As in, if you have compound fracture, likely not a good move.
But you can't tell that to all those NFL and MLB players who still ice, and for whom all those icy protocols (think LeBron James) make a lot of folks money but don't deliver the goods. Here is a perfect example of the silliness that erupted out of the LeBron James ice baths:
This article is full of all kinds of claims, including links to research. But before you gotta be like LeBron, beware.
But this is just the tip of the iceberg, pardon the pun.
We are surrounded by all manner of fixes, fakes and flummery masquerading as ways to recover after all that intense exercise that the vast majority of us don't bother to do, just saying. Even so we think we gotta have that Gatorade (full of sugar and electrolytes, a fancy word for salts) or that Clif bar, because we just worked SO hard on our five block walk to get Fluffy some air.
That's how we keep gaining weight even as we are trying to take it off. Stay with me here.
I'm currently reading Good to Go, What the Athlete in All of Us Can Learn from the Strange Science of Recovery by Christie Aschwanden.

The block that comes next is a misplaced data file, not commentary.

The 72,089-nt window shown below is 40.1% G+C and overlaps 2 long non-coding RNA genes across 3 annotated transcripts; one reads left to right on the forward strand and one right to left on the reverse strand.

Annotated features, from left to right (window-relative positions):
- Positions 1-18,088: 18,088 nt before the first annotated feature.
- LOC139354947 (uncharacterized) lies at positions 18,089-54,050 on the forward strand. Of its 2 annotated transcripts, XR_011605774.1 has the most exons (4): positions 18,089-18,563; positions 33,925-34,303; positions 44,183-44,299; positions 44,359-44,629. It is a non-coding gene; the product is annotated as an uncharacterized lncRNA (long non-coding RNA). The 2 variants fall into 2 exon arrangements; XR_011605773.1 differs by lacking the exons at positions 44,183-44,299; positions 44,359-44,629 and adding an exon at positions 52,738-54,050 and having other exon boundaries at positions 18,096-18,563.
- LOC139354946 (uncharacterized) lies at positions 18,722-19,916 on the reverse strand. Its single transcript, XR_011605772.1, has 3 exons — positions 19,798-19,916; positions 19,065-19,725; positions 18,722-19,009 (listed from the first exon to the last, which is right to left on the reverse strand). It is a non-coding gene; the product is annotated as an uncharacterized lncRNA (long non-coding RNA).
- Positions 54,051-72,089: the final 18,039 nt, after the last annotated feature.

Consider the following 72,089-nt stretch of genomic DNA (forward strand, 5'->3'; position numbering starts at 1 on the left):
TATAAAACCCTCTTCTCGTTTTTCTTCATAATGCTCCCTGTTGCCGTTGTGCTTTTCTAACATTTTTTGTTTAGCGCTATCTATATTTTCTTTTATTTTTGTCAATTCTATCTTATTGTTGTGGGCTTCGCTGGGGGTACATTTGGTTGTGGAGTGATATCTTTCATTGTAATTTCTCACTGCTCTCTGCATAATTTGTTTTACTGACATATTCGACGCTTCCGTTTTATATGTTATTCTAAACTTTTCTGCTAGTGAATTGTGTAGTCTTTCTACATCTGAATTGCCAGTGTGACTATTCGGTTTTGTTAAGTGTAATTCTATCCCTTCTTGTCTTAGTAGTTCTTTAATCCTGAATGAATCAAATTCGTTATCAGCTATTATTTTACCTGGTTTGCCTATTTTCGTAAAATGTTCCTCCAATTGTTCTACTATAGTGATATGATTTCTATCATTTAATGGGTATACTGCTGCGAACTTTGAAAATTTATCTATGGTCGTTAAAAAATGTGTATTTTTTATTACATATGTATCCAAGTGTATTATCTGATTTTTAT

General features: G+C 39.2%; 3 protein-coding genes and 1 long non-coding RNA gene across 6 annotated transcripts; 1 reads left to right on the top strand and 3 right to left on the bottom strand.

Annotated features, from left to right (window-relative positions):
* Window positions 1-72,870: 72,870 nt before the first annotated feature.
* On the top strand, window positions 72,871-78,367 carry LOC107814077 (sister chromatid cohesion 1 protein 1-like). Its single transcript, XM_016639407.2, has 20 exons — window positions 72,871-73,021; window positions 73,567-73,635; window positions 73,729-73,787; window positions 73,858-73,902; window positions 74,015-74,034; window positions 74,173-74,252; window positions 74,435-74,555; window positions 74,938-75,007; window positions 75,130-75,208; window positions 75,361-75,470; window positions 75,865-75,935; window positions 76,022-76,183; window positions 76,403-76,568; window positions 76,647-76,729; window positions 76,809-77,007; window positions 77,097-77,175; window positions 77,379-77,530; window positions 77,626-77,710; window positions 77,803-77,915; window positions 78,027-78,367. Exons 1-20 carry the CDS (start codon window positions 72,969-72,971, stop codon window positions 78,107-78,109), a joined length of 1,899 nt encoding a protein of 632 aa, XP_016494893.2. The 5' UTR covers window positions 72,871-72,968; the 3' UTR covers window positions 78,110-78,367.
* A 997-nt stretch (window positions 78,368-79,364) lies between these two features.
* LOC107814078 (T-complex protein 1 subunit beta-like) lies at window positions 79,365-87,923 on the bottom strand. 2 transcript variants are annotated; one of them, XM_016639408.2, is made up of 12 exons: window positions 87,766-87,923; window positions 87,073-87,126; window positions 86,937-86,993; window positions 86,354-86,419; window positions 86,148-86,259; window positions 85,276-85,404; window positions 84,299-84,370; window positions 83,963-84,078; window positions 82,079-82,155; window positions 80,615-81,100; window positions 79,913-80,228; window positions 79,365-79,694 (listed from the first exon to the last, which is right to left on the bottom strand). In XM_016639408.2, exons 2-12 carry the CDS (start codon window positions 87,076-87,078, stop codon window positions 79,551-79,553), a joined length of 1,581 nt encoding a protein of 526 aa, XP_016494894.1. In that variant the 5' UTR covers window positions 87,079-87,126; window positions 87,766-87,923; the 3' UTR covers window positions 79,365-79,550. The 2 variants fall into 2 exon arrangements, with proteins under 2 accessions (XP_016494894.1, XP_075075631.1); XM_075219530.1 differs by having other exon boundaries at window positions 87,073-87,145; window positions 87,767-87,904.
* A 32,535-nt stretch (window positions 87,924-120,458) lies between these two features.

In a review for Faster Skier, Rachel Perkins writes:
In “Good to Go: What the Athlete in All of Us Can Learn From the Strange Science of Recovery”, Christie Aschwanden presents the findings of an in-depth look at the research (or lack thereof) behind the leading players in the industry of athletic recovery. Her analysis includes everything from electrolyte drinks to cryotherapy chambers to massage. She leaves the reader with a healthy dose of skepticism and perhaps a bit of reprieve from the hype surrounding the recovery obsession. Peppered with relatable anecdotes from her own experience as both an elite and recreational athlete, “Good to Go” is a worthy read for any competitor from master blaster to elite.
“First is the ‘feels so good’ bin,” Aschwanden explained in the eleventh chapter. “These are the things that feel good while you’re doing them, and perhaps afterward too, which even if it does nothing else, provides a valuable benefit in itself. Next is the ‘hurts so good’ bin, with things like icing that are painful, and thus give the sense that they must be powerful (and therefore effective). Third is the ‘it’s working, I can sense it’ bin of active placebos, with things like cupping, which produce noticeable sensations and effects that aren’t necessarily painful nor alluringly pleasant. Finally, there’s the ‘blinded by science’ bin of things like infrared saunas, whose appeal comes from jargony scientific explanations that give them an aura of space-age power.” (author bolded)